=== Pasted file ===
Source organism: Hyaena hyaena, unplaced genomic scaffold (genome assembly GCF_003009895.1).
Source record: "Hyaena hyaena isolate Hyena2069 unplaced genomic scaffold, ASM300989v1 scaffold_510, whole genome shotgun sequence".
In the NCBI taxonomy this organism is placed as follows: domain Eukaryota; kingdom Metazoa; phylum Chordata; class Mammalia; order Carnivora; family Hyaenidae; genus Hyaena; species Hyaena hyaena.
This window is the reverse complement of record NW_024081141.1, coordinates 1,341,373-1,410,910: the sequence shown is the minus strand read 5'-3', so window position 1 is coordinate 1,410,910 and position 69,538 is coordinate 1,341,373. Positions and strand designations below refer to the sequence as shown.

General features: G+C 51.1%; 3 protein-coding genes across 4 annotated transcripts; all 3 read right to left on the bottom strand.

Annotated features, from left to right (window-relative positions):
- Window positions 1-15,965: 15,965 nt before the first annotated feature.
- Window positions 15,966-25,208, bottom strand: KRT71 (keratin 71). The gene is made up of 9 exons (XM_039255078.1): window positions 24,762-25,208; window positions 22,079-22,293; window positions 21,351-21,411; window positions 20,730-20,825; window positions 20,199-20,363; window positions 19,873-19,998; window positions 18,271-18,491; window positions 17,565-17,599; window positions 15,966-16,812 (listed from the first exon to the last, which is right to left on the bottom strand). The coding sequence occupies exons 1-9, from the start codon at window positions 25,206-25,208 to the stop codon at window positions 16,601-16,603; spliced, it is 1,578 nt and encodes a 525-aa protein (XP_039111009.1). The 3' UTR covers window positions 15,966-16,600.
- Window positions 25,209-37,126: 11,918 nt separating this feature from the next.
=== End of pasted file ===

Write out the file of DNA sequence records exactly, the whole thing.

Source organism: Hyaena hyaena, unplaced genomic scaffold (genome assembly GCF_003009895.1).
Source record: "Hyaena hyaena isolate Hyena2069 unplaced genomic scaffold, ASM300989v1 scaffold_510, whole genome shotgun sequence".
In the NCBI taxonomy this organism is placed as follows: domain Eukaryota; kingdom Metazoa; phylum Chordata; class Mammalia; order Carnivora; family Hyaenidae; genus Hyaena; species Hyaena hyaena.
This window is the reverse complement of record NW_024081141.1, coordinates 1,341,373-1,410,910: the sequence shown is the minus strand read 5'-3', so window position 1 is coordinate 1,410,910 and position 69,538 is coordinate 1,341,373. Positions and strand designations below refer to the sequence as shown.

General features: G+C 51.1%; 3 protein-coding genes across 4 annotated transcripts; all 3 read right to left on the bottom strand.

Annotated features, from left to right (window-relative positions):
- Window positions 1-15,965: 15,965 nt before the first annotated feature.
- Window positions 15,966-25,208, bottom strand: KRT71 (keratin 71). The gene is made up of 9 exons (XM_039255078.1): window positions 24,762-25,208; window positions 22,079-22,293; window positions 21,351-21,411; window positions 20,730-20,825; window positions 20,199-20,363; window positions 19,873-19,998; window positions 18,271-18,491; window positions 17,565-17,599; window positions 15,966-16,812 (listed from the first exon to the last, which is right to left on the bottom strand). The coding sequence occupies exons 1-9, from the start codon at window positions 25,206-25,208 to the stop codon at window positions 16,601-16,603; spliced, it is 1,578 nt and encodes a 525-aa protein (XP_039111009.1). The 3' UTR covers window positions 15,966-16,600.
- Window positions 25,209-37,126: 11,918 nt separating this feature from the next.